High-fat diets are becoming more and more popular. From athletes and bodybuilders to nutritionists, everyone is saying that you must eat fat to burn fat. This nutrient fills you up quickly, curbs hunger and boosts your metabolism. But is it really healthy to load up on fats — and what can you expect in terms of weight loss?
The Role of Dietary Fat
Most dieters avoid fat at all costs. They always choose low-fat dairy, cook with little or no oil, and would never touch butter, walnuts, ghee and other high-fat foods. While it's true that eating too much fat can affect your health and well-being, you still need this nutrient to function optimally.
As the American Heart Association points out, dietary fats are essential for health and well-being. They promote cell growth, keep your body warm and supply energy. These nutrients also assist in hormone production and protect your vital organs.
However, not all fats are created equal. Monounsaturated and polyunsaturated fats are considered healthy. Saturated fats can be beneficial when consumed in moderation. Trans fats increase bad cholesterol, reduce good cholesterol, trigger inflammation and clog your arteries. In the long run, they may contribute to heart disease, insulin resistance, diabetes, stroke and other life-threatening diseases.
Read more: 18 Fat-Rich Foods That Are Good for You
Dietary Fat Fuels Your Body
In order to understand the role of fat in weight loss, it's important that you know why your body needs it in the first place. Dietary fat serves as a source of energy. Each gram provides nine calories. Carbs and protein, by comparison, deliver four calories per gram.
High-fat foods, such as avocado, tuna, salmon and olive oil, are more nutrient-dense than high-protein and high-carb foods. That's why you feel full faster after eating peanut butter or walnuts rather than chips or cookies. If you go on a low-carb diet, your body will use fat for fuel.
Read more: Advantages & Disadvantages of Fats
The ketogenic diet, for example, is high in fat and low in carbs. This eating plan shifts your metabolism from burning glucose to burning stored fat for energy. According to Harvard Medical School, ketogenic diets exhibit neuroprotective effects and support weight loss. Over time, they may improve glycemic control and blood lipids.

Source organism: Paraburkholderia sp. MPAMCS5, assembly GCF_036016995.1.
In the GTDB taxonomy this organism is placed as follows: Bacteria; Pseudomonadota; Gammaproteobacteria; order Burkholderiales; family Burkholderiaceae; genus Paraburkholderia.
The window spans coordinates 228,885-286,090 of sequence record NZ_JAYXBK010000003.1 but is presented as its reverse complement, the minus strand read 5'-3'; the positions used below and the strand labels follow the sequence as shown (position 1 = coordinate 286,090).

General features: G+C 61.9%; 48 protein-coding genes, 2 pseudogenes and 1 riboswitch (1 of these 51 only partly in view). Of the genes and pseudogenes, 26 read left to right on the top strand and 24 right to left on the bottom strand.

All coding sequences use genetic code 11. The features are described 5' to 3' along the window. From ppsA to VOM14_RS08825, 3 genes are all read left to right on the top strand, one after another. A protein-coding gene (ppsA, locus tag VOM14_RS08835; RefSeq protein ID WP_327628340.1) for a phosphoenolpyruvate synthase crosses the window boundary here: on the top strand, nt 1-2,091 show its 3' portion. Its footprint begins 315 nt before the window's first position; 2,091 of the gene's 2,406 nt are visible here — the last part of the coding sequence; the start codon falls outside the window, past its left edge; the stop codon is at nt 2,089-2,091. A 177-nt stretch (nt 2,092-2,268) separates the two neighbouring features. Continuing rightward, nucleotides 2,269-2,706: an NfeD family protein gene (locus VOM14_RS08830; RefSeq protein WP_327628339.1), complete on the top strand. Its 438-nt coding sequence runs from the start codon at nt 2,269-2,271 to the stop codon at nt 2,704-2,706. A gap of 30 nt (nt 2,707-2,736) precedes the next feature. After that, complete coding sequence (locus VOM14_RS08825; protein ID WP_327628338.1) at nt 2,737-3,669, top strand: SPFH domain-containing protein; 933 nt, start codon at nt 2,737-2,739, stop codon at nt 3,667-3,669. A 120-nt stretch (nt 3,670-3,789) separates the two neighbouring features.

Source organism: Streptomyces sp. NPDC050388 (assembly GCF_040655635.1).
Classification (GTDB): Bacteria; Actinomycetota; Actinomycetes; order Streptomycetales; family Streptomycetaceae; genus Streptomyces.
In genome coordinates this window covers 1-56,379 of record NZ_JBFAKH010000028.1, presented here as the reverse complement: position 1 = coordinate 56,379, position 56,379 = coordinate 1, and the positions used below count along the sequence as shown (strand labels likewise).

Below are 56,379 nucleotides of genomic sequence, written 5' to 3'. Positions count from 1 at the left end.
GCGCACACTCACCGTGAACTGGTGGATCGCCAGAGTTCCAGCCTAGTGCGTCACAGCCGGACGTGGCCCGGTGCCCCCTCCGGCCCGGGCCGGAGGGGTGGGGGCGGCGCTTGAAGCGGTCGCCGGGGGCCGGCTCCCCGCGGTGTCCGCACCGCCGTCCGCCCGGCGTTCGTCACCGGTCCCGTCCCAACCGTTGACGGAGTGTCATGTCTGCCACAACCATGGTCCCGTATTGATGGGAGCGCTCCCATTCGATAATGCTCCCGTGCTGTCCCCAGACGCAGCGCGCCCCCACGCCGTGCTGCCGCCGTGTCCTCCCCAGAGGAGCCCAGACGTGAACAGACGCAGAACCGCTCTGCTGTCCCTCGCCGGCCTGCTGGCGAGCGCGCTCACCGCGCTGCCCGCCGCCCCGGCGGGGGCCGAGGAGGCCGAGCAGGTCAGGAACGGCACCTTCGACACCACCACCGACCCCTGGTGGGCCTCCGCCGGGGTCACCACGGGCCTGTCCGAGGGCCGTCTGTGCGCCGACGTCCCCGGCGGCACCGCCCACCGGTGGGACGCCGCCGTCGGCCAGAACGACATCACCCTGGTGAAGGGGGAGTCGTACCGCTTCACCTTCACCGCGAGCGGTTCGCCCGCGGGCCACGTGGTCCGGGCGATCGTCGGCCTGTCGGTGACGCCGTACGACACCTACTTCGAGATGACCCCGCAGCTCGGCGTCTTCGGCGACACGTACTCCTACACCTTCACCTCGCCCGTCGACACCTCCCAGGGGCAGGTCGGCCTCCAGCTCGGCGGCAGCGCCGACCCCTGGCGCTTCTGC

Eat Fat to Burn Fat
A diet rich in healthy fats can help you slim down in more than one way. First of all, these nutrients promote satiety, making it easier to reduce your daily food intake. A 2017 clinical trial published in the journal Nutrition found that diets high in polyunsaturated fatty acids (PUFAs) caused positive changes in fasting and postprandial physiological markers of satiety and hunger in as little as seven days.
Another study, which appeared in the FASEB Journal in 2017, investigated the effects of avocado consumption on appetite control. This fruit is rich in both fiber and dietary fats. According to researchers, increasing the fat and fiber content of a meal promotes satiety to a greater extent then a low-fat, high-carb meal. Subjects who ate avocado for breakfast experienced less hunger and consumed less food over the next six hours.
Health experts say that it's time to end our fear of fat. A 2016 randomized controlled trial featured in The Lancet Diabetes & Endocrinology shows clearly that high-fat Mediterranean-style diets lead to a greater reduction in body weight and abdominal obesity compared to traditional diets. Dieters who embraced this eating pattern lost massive weight without restricting calories or engaging in regular exercise. Their body weight was monitored closely for five years.
Does the Keto Diet Work?
An example of a high-fat diet for weight loss is the keto diet. This eating plan enjoys huge popularity in the fitness and bodybuilding community. According to the Center for Nutrition Studies, the ketogenic diet was developed in 1924 as an alternative treatment for epilepsy in children. Researchers found that limiting protein and carbs while increasing fat intake caused an increase in ketone bodies, leading to a metabolic state known as ketosis.